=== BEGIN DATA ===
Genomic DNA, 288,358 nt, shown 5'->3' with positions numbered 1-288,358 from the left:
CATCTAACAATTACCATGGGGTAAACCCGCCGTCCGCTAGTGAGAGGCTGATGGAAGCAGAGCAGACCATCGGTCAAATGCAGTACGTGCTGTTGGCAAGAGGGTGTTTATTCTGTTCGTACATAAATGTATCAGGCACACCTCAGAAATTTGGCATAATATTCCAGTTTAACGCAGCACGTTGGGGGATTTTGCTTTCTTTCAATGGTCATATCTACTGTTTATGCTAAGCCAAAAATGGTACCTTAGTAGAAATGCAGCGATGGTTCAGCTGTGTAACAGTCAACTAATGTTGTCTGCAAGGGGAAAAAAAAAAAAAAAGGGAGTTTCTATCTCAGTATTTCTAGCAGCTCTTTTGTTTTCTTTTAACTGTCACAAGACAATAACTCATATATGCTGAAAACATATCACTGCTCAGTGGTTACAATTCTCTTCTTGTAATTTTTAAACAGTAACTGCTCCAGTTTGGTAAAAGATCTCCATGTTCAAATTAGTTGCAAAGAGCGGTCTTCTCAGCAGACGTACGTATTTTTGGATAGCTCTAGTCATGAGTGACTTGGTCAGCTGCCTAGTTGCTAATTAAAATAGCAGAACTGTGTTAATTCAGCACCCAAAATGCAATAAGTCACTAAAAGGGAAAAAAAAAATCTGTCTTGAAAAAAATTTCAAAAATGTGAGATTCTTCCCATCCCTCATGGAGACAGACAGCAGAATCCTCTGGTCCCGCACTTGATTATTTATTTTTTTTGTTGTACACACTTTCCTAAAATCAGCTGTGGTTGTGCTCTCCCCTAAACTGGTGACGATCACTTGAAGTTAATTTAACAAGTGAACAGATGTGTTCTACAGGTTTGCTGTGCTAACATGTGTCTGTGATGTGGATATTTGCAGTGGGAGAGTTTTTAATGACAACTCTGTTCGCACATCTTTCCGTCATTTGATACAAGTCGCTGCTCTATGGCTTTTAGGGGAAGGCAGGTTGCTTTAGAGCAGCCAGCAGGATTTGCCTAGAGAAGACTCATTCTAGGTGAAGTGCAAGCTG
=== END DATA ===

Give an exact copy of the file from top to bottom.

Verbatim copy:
Genomic DNA, 288,358 nt, shown 5'->3' with positions numbered 1-288,358 from the left:
CATCTAACAATTACCATGGGGTAAACCCGCCGTCCGCTAGTGAGAGGCTGATGGAAGCAGAGCAGACCATCGGTCAAATGCAGTACGTGCTGTTGGCAAGAGGGTGTTTATTCTGTTCGTACATAAATGTATCAGGCACACCTCAGAAATTTGGCATAATATTCCAGTTTAACGCAGCACGTTGGGGGATTTTGCTTTCTTTCAATGGTCATATCTACTGTTTATGCTAAGCCAAAAATGGTACCTTAGTAGAAATGCAGCGATGGTTCAGCTGTGTAACAGTCAACTAATGTTGTCTGCAAGGGGAAAAAAAAAAAAAAAGGGAGTTTCTATCTCAGTATTTCTAGCAGCTCTTTTGTTTTCTTTTAACTGTCACAAGACAATAACTCATATATGCTGAAAACATATCACTGCTCAGTGGTTACAATTCTCTTCTTGTAATTTTTAAACAGTAACTGCTCCAGTTTGGTAAAAGATCTCCATGTTCAAATTAGTTGCAAAGAGCGGTCTTCTCAGCAGACGTACGTATTTTTGGATAGCTCTAGTCATGAGTGACTTGGTCAGCTGCCTAGTTGCTAATTAAAATAGCAGAACTGTGTTAATTCAGCACCCAAAATGCAATAAGTCACTAAAAGGGAAAAAAAAAATCTGTCTTGAAAAAAATTTCAAAAATGTGAGATTCTTCCCATCCCTCATGGAGACAGACAGCAGAATCCTCTGGTCCCGCACTTGATTATTTATTTTTTTTGTTGTACACACTTTCCTAAAATCAGCTGTGGTTGTGCTCTCCCCTAAACTGGTGACGATCACTTGAAGTTAATTTAACAAGTGAACAGATGTGTTCTACAGGTTTGCTGTGCTAACATGTGTCTGTGATGTGGATATTTGCAGTGGGAGAGTTTTTAATGACAACTCTGTTCGCACATCTTTCCGTCATTTGATACAAGTCGCTGCTCTATGGCTTTTAGGGGAAGGCAGGTTGCTTTAGAGCAGCCAGCAGGATTTGCCTAGAGAAGACTCATTCTAGGTGAAGTGCAAGCTG